Murphy USA Inc. CEO Andrew Clyde is no fan of web scraping services, particularly those that translate corporate quarterly reports.
“They focus on total revenue dollars, and it absolutely has nothing to do with the economics of our business,” the leader of more than 1,700 fuel and convenience stores told Arkansas Business last week. “You read Murphy USA revenues down 33%, but it’s a margin business and fuel margin cents per gallon drive our performance. What has happened since 2019 is our margins have gone from about 16 cents, on average, to north of 26 cents per gallon.”
With margins going up, the publicly traded El Dorado company said that investors and analysts seem to have forgotten there was once a serious debate about whether higher fuel margins would stay high.
“We’ve had a theory that yes, they will,” and second-quarter results reported Aug. 3 were confirmational, he said. Second-quarter income was $132 million, certainly not what it was in 2022 when gasoline prices were peaking.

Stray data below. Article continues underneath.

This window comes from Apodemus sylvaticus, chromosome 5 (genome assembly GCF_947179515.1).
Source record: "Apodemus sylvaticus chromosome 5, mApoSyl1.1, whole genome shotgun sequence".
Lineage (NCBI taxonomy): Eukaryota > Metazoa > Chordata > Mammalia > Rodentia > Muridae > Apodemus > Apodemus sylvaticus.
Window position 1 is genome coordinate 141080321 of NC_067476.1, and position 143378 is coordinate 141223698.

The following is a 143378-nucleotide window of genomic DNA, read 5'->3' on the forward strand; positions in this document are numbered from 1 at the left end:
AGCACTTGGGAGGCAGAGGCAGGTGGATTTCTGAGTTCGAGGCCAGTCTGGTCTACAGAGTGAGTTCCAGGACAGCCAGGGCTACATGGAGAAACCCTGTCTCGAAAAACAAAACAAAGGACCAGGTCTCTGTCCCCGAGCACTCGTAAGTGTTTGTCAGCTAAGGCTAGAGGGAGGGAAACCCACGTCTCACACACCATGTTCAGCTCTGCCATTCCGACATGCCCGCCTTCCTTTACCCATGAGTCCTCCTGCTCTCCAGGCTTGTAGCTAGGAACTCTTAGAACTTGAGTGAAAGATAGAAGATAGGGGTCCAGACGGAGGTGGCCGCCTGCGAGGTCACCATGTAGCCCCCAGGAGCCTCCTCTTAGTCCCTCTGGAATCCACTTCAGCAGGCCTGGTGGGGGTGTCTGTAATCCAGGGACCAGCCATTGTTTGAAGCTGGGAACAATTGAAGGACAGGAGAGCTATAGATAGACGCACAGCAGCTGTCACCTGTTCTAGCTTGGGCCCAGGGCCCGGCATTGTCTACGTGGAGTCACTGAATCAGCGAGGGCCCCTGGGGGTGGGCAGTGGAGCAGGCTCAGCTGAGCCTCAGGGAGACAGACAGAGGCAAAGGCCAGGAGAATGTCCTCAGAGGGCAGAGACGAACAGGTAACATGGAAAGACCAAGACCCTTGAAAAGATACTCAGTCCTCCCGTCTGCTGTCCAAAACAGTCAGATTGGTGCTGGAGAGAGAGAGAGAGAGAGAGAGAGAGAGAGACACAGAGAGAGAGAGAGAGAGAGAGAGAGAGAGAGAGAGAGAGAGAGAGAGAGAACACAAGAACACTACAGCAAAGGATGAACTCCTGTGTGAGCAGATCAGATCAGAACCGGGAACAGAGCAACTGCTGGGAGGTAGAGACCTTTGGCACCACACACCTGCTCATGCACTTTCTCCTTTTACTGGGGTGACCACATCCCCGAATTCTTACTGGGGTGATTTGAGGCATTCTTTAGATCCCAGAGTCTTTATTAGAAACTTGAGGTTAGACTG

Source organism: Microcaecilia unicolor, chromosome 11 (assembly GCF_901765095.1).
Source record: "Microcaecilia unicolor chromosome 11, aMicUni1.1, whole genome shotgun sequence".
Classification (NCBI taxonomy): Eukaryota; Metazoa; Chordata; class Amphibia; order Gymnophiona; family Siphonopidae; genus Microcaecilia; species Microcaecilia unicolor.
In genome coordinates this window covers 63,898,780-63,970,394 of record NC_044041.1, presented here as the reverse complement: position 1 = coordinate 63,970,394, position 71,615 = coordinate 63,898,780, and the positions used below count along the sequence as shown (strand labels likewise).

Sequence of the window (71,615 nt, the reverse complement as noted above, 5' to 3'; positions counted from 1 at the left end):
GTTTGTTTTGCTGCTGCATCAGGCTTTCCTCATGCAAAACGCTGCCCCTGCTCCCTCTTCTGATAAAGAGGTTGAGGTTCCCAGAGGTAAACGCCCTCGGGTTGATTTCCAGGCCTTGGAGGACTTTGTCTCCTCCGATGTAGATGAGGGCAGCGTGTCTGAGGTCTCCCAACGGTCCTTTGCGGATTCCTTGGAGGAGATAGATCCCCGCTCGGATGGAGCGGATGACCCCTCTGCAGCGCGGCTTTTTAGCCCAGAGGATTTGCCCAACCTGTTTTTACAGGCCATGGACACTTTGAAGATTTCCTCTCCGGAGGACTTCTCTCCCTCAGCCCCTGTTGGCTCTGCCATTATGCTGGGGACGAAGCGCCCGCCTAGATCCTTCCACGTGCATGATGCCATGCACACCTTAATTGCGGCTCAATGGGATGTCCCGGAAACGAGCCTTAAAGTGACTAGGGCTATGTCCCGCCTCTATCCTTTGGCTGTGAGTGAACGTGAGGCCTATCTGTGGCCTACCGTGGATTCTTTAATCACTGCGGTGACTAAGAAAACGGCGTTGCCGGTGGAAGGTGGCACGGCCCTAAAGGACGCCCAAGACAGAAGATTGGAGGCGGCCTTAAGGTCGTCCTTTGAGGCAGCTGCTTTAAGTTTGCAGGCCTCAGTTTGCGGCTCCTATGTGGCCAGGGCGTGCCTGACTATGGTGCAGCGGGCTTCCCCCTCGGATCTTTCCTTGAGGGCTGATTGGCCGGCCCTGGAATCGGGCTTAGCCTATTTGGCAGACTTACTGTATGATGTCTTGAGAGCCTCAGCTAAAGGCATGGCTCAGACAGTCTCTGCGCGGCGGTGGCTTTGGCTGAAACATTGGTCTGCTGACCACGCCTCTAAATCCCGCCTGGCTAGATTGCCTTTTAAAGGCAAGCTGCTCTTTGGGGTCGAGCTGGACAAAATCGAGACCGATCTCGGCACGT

“As a high-volume, low-cost retailer, we’re able to generate higher profits because of our advantaged model,” said Clyde, who has led Murphy USA since it was spun off from Murphy Oil Corp. 10 years ago.
Last year’s gas price volatility, fueled by the Ukraine invasion, and then a major price retreat in the third quarter left many questions, he said. Is the marginal retailer’s volume going to come back? Are they going to see deflation in their costs?
“What was helpful about the second quarter is that nothing remarkable happened. We didn’t see prices run up, we didn’t see them fall, we didn’t see heightened volatility, we didn’t see any real, extraordinary event whatsoever. And so against the backdrop of absolutely nothing remarkable, we still generated fuel margins at the high end of our 26- to 30-cent range at 29 and a half cents. And then on top of that unremarkable environment with actually remarkable fuel performance, the rest of the business performed exceedingly well.”
Murphy USA stock was trading at $315.59 last week, almost equaling its highest price ever, $317.58, last October. In 2013, at the time of the spinoff, Murphy USA stock was $37.25 per share.